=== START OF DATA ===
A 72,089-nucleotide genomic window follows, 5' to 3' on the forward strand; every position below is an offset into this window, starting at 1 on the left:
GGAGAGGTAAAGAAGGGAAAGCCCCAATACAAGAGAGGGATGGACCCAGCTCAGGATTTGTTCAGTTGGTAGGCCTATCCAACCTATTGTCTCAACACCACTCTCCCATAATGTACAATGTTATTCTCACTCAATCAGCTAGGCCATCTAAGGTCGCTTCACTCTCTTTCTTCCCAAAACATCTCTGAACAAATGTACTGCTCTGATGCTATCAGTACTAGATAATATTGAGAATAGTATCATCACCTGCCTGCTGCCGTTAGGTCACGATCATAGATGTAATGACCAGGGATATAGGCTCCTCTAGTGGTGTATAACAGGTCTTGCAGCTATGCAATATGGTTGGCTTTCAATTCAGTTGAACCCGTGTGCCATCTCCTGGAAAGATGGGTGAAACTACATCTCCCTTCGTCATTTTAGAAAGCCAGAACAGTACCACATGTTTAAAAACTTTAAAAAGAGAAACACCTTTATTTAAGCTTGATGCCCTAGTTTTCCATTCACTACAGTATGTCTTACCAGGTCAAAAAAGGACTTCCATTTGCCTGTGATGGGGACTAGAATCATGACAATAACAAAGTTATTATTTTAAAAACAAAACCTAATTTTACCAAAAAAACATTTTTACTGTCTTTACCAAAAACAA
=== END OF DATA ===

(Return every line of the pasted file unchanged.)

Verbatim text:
A 72,089-nucleotide genomic window follows, 5' to 3' on the forward strand; every position below is an offset into this window, starting at 1 on the left:
GGAGAGGTAAAGAAGGGAAAGCCCCAATACAAGAGAGGGATGGACCCAGCTCAGGATTTGTTCAGTTGGTAGGCCTATCCAACCTATTGTCTCAACACCACTCTCCCATAATGTACAATGTTATTCTCACTCAATCAGCTAGGCCATCTAAGGTCGCTTCACTCTCTTTCTTCCCAAAACATCTCTGAACAAATGTACTGCTCTGATGCTATCAGTACTAGATAATATTGAGAATAGTATCATCACCTGCCTGCTGCCGTTAGGTCACGATCATAGATGTAATGACCAGGGATATAGGCTCCTCTAGTGGTGTATAACAGGTCTTGCAGCTATGCAATATGGTTGGCTTTCAATTCAGTTGAACCCGTGTGCCATCTCCTGGAAAGATGGGTGAAACTACATCTCCCTTCGTCATTTTAGAAAGCCAGAACAGTACCACATGTTTAAAAACTTTAAAAAGAGAAACACCTTTATTTAAGCTTGATGCCCTAGTTTTCCATTCACTACAGTATGTCTTACCAGGTCAAAAAAGGACTTCCATTTGCCTGTGATGGGGACTAGAATCATGACAATAACAAAGTTATTATTTTAAAAACAAAACCTAATTTTACCAAAAAAACATTTTTACTGTCTTTACCAAAAACAA